Students majoring in graphic design took their skills out of the classroom and into the real world during the spring 2013 semester, when they offered their services to Prosperity Gardens – a community garden in Champaign.
Professor Nan Goggin, center, the director of the School of Art and Design, says industrial design is the school's largest major. Professor Cliff Shin, left, designed an award-winning washer and dryer for LG; professor David Weightman, right, has worked for Massey Ferguson and Yamaha, and helped students design U. of I.'s Solar Decathlon house in 2009 and 2011.
Photo by L. Brian Stauffer
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Under the direction of professors Eric Benson and Brian Wiley, the project kicked off with students spending one “immersion” weekend visiting the gardens, meeting with Prosperity’s founder and executive director Nicole Bridges, and brainstorming with the designers from Little Things, a professional graphic design team based in Detroit.
Catherine “Kiki” Kolakowski, now a junior from northwest Chicago, said the weekend was intense. “We pretty much put together an identity for Nicole in the gardens,” Kolakowski said.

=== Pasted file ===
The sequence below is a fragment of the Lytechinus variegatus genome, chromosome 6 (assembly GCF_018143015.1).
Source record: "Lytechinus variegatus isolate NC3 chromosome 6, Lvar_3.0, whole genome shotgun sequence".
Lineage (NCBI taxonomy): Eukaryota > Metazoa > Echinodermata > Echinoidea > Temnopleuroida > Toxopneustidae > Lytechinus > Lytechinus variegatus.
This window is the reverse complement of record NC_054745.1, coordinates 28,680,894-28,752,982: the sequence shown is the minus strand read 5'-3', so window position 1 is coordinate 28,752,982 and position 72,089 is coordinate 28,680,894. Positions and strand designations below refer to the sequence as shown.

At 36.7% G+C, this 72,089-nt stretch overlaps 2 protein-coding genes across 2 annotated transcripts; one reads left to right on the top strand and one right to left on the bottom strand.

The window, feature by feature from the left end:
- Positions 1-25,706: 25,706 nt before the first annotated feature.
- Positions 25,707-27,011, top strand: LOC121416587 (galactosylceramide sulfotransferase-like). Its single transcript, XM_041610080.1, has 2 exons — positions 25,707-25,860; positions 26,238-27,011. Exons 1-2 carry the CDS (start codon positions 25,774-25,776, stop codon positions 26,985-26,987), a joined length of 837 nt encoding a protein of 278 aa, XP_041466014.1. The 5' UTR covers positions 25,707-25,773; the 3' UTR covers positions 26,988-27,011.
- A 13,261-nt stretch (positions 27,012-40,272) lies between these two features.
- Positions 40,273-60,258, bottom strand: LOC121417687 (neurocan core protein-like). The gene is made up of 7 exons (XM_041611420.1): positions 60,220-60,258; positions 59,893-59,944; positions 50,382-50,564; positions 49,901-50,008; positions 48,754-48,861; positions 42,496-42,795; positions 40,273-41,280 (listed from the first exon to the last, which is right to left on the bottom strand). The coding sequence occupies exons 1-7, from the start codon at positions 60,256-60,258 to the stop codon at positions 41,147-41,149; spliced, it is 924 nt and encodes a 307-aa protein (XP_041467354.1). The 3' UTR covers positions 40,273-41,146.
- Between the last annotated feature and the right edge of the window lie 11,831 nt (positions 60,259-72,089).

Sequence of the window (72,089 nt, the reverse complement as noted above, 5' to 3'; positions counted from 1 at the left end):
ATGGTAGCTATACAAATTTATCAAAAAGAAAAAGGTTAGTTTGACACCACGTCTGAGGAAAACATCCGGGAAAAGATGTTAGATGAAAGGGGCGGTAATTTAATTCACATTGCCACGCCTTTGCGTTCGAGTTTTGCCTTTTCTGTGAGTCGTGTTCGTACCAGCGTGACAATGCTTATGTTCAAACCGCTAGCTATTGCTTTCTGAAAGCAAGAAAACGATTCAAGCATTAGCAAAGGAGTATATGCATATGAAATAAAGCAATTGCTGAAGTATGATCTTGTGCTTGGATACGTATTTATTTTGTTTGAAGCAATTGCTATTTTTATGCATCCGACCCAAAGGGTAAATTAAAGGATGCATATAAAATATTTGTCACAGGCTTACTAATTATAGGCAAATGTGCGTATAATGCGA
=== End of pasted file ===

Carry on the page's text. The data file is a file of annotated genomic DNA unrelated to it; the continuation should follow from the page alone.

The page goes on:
Over the next six weeks, two teams made up of 32 sophomores and juniors created a new logo, signage and T-shirts; coded a custom website; developed a social media campaign; produced two videos for promotion and fundraising; and created a comic book and a cook book featuring garden produce.
“There’s a big sign there now, so it’s very recognizable,” Kolakowski said. “Before, we just drove right past the site. We had no idea it was there.”
Matt Lanter, now a senior from Kankakee, Ill., found himself pitching in to voice television and radio commercials, develop a Twitter feed, and help build a fence around a new garden plot. Even though those tasks don’t involve graphic design, Lanter said he considered them part of the overall job.
“Truthfully, I wasn’t too concerned about the fact that these things didn’t involve sitting at my laptop clicking away,” he said. “I’ve noticed that graphic design is probably a combination of four or five different jobs nowadays, so I feel like the same type of problems could come to a graphic designer’s desk.”
Students had so many ideas, some only made it to the concept stage. They created plans for a farmer’s market information booth, a mobile market trailer, and an aisle endcap to sell salsa made from Prosperity Gardens produce in local supermarkets.
Reluctant to leave their “client” on her own, the students created a summer internship for Kolakowski, who commuted from Chicago several weekends over the summer to make brochures, business cards, fliers and bus ads.
“This was really fun because it wasn’t just another project that you work on for two weeks and then have a class critique,” Kolakowski said. “This was actually helping someone for a good cause, and being able to put our graphic design skills to use. It was really nice.”